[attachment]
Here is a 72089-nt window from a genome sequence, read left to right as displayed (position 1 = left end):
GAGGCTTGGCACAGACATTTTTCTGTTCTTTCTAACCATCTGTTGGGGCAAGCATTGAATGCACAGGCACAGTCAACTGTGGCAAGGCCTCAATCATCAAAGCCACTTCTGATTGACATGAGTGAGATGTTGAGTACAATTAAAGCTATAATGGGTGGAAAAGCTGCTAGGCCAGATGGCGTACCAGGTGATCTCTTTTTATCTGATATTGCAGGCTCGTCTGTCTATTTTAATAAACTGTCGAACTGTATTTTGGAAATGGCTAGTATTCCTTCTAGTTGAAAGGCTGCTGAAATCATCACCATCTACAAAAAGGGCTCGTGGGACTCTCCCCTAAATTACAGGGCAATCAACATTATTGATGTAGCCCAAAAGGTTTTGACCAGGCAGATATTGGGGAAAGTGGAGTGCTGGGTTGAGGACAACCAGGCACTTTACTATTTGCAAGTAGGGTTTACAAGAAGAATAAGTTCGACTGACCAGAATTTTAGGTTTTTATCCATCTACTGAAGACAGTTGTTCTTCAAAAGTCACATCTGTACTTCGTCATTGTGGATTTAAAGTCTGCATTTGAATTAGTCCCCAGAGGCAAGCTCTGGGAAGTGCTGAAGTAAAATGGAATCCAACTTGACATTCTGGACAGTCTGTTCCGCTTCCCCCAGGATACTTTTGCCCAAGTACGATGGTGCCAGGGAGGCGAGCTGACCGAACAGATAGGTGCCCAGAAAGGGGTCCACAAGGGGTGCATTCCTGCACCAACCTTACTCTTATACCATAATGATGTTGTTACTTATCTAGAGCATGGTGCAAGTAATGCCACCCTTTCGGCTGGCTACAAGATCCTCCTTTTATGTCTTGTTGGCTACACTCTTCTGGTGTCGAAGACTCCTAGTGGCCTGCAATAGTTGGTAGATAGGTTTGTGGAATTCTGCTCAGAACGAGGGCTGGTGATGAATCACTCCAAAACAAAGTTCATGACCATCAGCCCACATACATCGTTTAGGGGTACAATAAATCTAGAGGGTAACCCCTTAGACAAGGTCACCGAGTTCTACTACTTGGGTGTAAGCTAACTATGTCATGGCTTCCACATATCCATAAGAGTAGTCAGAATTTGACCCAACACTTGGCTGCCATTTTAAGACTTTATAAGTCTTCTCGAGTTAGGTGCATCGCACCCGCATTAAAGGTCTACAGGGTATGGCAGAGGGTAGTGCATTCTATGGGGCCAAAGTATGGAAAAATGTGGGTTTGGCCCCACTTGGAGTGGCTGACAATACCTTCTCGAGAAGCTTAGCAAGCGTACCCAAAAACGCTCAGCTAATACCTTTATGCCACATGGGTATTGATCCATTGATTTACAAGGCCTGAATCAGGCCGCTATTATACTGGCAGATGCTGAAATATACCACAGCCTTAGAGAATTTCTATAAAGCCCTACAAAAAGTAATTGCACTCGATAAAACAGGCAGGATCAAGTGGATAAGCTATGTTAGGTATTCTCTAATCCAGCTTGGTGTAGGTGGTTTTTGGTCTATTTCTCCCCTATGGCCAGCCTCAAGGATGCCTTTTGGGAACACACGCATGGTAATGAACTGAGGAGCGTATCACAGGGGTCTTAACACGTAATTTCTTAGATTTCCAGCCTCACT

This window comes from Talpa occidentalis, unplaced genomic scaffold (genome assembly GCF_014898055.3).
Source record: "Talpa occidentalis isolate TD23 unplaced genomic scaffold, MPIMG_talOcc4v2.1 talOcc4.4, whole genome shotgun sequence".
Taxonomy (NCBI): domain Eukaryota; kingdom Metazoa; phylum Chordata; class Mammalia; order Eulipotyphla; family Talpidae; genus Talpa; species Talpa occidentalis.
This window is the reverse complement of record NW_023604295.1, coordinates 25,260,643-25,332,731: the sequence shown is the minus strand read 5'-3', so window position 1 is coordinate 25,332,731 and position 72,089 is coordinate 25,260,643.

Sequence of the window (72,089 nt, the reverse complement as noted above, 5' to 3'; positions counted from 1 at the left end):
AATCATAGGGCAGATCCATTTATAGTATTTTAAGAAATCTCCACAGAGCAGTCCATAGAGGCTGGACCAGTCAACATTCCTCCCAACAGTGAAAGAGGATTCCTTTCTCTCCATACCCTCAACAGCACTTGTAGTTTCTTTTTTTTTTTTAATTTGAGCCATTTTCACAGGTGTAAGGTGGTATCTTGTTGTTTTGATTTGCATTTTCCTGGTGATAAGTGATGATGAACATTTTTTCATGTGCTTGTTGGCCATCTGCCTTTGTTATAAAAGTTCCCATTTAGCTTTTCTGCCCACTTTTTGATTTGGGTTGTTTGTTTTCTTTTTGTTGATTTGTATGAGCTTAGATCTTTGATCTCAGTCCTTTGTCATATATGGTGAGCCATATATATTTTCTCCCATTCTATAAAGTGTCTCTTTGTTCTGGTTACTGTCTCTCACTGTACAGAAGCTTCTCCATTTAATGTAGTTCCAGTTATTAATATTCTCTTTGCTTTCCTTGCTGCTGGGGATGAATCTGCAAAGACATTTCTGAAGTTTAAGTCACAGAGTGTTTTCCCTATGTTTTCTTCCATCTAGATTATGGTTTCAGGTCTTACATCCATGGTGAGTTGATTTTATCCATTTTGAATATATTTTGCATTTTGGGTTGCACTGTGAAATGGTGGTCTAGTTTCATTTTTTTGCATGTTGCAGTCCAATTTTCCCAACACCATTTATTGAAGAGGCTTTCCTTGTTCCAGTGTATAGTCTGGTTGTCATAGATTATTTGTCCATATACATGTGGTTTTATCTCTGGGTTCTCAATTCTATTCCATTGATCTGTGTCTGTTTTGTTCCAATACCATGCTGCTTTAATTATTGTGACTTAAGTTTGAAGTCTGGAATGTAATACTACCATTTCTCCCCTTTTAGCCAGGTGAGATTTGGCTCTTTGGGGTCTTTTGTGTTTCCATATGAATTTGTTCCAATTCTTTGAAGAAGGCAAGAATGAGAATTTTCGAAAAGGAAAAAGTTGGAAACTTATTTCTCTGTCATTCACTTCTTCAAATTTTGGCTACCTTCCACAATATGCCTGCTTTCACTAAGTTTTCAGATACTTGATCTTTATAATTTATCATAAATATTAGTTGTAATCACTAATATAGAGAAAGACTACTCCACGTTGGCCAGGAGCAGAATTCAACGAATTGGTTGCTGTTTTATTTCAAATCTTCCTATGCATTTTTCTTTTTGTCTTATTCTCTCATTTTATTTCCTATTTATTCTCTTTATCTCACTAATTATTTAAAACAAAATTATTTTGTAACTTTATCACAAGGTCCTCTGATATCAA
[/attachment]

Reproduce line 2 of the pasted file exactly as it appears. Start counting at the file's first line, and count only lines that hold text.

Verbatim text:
GAGGCTTGGCACAGACATTTTTCTGTTCTTTCTAACCATCTGTTGGGGCAAGCATTGAATGCACAGGCACAGTCAACTGTGGCAAGGCCTCAATCATCAAAGCCACTTCTGATTGACATGAGTGAGATGTTGAGTACAATTAAAGCTATAATGGGTGGAAAAGCTGCTAGGCCAGATGGCGTACCAGGTGATCTCTTTTTATCTGATATTGCAGGCTCGTCTGTCTATTTTAATAAACTGTCGAACTGTATTTTGGAAATGGCTAGTATTCCTTCTAGTTGAAAGGCTGCTGAAATCATCACCATCTACAAAAAGGGCTCGTGGGACTCTCCCCTAAATTACAGGGCAATCAACATTATTGATGTAGCCCAAAAGGTTTTGACCAGGCAGATATTGGGGAAAGTGGAGTGCTGGGTTGAGGACAACCAGGCACTTTACTATTTGCAAGTAGGGTTTACAAGAAGAATAAGTTCGACTGACCAGAATTTTAGGTTTTTATCCATCTACTGAAGACAGTTGTTCTTCAAAAGTCACATCTGTACTTCGTCATTGTGGATTTAAAGTCTGCATTTGAATTAGTCCCCAGAGGCAAGCTCTGGGAAGTGCTGAAGTAAAATGGAATCCAACTTGACATTCTGGACAGTCTGTTCCGCTTCCCCCAGGATACTTTTGCCCAAGTACGATGGTGCCAGGGAGGCGAGCTGACCGAACAGATAGGTGCCCAGAAAGGGGTCCACAAGGGGTGCATTCCTGCACCAACCTTACTCTTATACCATAATGATGTTGTTACTTATCTAGAGCATGGTGCAAGTAATGCCACCCTTTCGGCTGGCTACAAGATCCTCCTTTTATGTCTTGTTGGCTACACTCTTCTGGTGTCGAAGACTCCTAGTGGCCTGCAATAGTTGGTAGATAGGTTTGTGGAATTCTGCTCAGAACGAGGGCTGGTGATGAATCACTCCAAAACAAAGTTCATGACCATCAGCCCACATACATCGTTTAGGGGTACAATAAATCTAGAGGGTAACCCCTTAGACAAGGTCACCGAGTTCTACTACTTGGGTGTAAGCTAACTATGTCATGGCTTCCACATATCCATAAGAGTAGTCAGAATTTGACCCAACACTTGGCTGCCATTTTAAGACTTTATAAGTCTTCTCGAGTTAGGTGCATCGCACCCGCATTAAAGGTCTACAGGGTATGGCAGAGGGTAGTGCATTCTATGGGGCCAAAGTATGGAAAAATGTGGGTTTGGCCCCACTTGGAGTGGCTGACAATACCTTCTCGAGAAGCTTAGCAAGCGTACCCAAAAACGCTCAGCTAATACCTTTATGCCACATGGGTATTGATCCATTGATTTACAAGGCCTGAATCAGGCCGCTATTATACTGGCAGATGCTGAAATATACCACAGCCTTAGAGAATTTCTATAAAGCCCTACAAAAAGTAATTGCACTCGATAAAACAGGCAGGATCAAGTGGATAAGCTATGTTAGGTATTCTCTAATCCAGCTTGGTGTAGGTGGTTTTTGGTCTATTTCTCCCCTATGGCCAGCCTCAAGGATGCCTTTTGGGAACACACGCATGGTAATGAACTGAGGAGCGTATCACAGGGGTCTTAACACGTAATTTCTTAGATTTCCAGCCTCACT